Canada's National Question: The Answer Is No
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Tuesday's results suggest a sure-fire winner in a Most Boring Headline contest: "Little Change in Canadian Election."

But the big change in Canadian politics remains gradual yet ineluctable: the emerging answer to Canada's version of the National Question: whether it can survive as a nation-state, the particular expression of a particular people. Canada as a single polity—A mari usque ad mare [from sea to sea] as it says on Canada's coat of arms—is doomed.

Admittedly, its dissolution is taking longer than I predicted in this space two years ago. (In my defence, I hadn't counted on Quebec's separatist Parti Québécois choosing an openly homosexual coke-sniffer for its leader. Guess how that worked out.) But now more than ever, Canada is not a nation (with one caveat, of which more later). Neither is it a "community of communities," as former PM Joe Clark once claimed. No, Canada is an ongoing blackmail/bribery game, a mere political contrivance, a conglomeration of seven increasingly dissimilar and fractious regions—Newfoundland, the Maritimes (New Brunswick, Nova Scotia, Prince Edward Island), Quebec, Ontario, the Prairies (Manitoba, Saskatchewan, Alberta), British Columbia and the Arctic (Yukon, Northwest Territories, Nunavut).

And if that weren't enough, our three largest cities, Vancouver, Toronto and Montreal, will soon to be majority "visible minority," in a country where over 80% of the population remain members of the barely-tolerated white majority.

Stephen Harper's Conservative Party was re-elected to another minority government Tuesday. The numbers:

  • Conservatives 143 (of 308 seats, 12 short of a majority), up 19; popular vote 37.6%, up 1.3%
  • Liberals 76, down 23; 26.2%, down 4.0%
  • New Democratic Party (socialist) 37, up 8; 18.2%, up .8%
  • Bloc Québécois (Quebec-only and "sovereigntist") 50 (of 75), down 1; 10.0%, down .5%
  • Green Party 0, same; 6.8%, up 2.3%
  • Independents 2, up 1

Newfoundland (seven seats) dumped its three Conservatives, because Premier Danny Williams demanded it. Williams hates Stephen Harper because he won't let the province keep all its newfound oil royalties and continue to grab its eternal annual fortune in transfer payments in recognition of its "have-not" status.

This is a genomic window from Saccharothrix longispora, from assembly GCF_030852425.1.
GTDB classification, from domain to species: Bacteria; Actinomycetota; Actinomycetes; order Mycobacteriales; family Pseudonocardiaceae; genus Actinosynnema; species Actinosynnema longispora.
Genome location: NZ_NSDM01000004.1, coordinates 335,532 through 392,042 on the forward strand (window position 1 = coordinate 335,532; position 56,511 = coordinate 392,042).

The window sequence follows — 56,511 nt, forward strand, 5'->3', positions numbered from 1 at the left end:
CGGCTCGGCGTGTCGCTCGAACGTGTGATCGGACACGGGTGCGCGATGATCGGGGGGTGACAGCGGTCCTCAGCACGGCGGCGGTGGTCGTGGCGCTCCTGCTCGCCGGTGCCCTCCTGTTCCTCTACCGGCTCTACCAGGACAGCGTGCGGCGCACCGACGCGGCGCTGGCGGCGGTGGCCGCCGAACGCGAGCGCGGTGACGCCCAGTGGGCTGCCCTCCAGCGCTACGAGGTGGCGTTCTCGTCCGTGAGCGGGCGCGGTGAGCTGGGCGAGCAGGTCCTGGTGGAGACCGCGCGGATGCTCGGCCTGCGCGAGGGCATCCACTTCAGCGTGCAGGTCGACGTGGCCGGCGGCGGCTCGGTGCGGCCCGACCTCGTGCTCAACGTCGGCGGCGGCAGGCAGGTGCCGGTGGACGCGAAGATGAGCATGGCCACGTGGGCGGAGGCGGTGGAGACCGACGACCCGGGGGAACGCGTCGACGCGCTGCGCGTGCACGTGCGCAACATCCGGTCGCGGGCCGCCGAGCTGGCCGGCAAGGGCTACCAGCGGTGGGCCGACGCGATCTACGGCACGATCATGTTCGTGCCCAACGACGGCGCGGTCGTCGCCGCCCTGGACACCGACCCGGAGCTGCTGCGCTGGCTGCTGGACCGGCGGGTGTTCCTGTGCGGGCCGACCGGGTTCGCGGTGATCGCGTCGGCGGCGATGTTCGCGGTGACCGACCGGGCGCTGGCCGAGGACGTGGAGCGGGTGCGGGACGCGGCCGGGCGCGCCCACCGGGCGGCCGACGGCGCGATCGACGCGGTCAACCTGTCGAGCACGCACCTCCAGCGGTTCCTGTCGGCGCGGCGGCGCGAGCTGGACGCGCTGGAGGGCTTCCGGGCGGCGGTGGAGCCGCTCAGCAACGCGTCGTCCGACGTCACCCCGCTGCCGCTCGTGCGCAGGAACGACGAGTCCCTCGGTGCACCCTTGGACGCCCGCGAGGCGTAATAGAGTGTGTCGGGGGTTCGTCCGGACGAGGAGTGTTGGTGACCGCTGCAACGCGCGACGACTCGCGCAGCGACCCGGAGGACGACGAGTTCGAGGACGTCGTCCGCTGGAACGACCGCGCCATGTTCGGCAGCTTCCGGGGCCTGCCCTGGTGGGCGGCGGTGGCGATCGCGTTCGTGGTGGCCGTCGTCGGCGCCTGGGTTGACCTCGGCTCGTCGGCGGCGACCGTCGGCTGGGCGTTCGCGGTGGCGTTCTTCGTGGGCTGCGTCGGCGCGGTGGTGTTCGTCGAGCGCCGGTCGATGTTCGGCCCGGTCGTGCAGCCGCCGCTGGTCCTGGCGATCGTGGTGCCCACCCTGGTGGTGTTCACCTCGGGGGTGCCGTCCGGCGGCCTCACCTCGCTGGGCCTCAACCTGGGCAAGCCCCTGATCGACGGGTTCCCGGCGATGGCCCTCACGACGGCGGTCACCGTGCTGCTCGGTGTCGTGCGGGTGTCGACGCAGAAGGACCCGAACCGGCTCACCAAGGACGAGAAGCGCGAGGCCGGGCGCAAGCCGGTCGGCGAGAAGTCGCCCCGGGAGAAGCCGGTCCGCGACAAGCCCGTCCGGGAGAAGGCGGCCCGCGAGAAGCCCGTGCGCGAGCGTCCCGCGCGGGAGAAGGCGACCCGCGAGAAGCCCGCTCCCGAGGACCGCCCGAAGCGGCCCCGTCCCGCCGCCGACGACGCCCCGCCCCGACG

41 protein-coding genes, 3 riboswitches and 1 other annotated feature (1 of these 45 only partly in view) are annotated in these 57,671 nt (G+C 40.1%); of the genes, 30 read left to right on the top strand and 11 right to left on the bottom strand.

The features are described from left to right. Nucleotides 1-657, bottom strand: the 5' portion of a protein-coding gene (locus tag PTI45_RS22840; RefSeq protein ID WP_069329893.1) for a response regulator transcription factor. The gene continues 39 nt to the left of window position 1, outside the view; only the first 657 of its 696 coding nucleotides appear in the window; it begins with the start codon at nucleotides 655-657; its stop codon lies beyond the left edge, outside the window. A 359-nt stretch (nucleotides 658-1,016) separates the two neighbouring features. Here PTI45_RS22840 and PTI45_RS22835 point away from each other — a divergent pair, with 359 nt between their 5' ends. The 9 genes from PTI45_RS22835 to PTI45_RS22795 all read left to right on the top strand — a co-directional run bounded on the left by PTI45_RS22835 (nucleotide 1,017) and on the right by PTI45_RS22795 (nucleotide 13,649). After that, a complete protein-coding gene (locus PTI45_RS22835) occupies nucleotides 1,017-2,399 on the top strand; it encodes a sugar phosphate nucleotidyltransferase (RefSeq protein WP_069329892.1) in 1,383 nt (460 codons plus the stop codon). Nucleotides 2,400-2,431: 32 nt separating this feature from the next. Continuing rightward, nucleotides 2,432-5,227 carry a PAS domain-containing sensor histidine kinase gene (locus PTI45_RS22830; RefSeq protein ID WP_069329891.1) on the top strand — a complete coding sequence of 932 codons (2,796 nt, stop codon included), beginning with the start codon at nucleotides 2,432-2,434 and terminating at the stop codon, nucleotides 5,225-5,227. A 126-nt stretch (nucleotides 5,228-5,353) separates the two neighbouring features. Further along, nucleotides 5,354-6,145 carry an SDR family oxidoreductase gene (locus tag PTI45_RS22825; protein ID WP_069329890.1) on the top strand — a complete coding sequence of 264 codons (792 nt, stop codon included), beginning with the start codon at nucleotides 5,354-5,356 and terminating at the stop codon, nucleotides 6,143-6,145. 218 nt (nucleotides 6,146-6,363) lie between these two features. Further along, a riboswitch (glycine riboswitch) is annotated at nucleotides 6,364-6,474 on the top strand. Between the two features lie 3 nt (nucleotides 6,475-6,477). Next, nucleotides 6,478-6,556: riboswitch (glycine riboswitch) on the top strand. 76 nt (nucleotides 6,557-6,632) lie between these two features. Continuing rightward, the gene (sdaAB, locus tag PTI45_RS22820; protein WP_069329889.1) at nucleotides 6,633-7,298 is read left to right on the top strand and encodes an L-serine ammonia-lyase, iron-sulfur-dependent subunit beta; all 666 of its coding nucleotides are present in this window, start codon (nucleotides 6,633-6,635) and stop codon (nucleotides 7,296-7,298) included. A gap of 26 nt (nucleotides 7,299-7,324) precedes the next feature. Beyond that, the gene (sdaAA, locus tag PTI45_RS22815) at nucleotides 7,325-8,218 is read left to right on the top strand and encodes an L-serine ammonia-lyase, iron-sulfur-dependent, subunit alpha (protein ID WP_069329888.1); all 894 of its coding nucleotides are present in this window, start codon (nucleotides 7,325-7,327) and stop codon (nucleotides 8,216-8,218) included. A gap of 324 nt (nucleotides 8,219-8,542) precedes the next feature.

The Maritime Provinces (25 seats), despite their history of selling their seats to the highest bidder, elected a bare plurality of Liberals, and the plunge in the Liberal popular vote presaged a disastrous showing country-wide. Given local jealousies, it is entirely possible Maritimers voted against Newfoundland's Danny Williams, who is remarkably arrogant for a man who leads a province where barely half the population (51%) holds a job.

As its leader Gilles Duceppe boasted, the Bloc took a majority of Quebec seats for the sixth straight election. Politically, Quebec (75 seats) has already left Canada.

The Liberal Party did not win a single seat in Francophone Quebec, a complete change from the days of Pierre Trudeau, suggesting that the party's historic raison d'être has disappeared.

The Conservatives, however, gained no seats in Quebec, despite Harper's unprecedented pandering: giving the province (now only 22% of Canada's population) its own seat in UNESCO, guaranteeing it a permanent duopoly in the agency that regulates the broadcast media, offering it a separate Criminal Code (blatantly unconstitutional) and compelling his party to recognize Quebec as a "nation" in the House of Commons.

Of course, Francophone Quebec is a nation, albeit without a state—it's the caveat I mentioned earlier. But equally recognizing English Canada as a "nation" would be unthinkable. That would be "divisive," even "racist".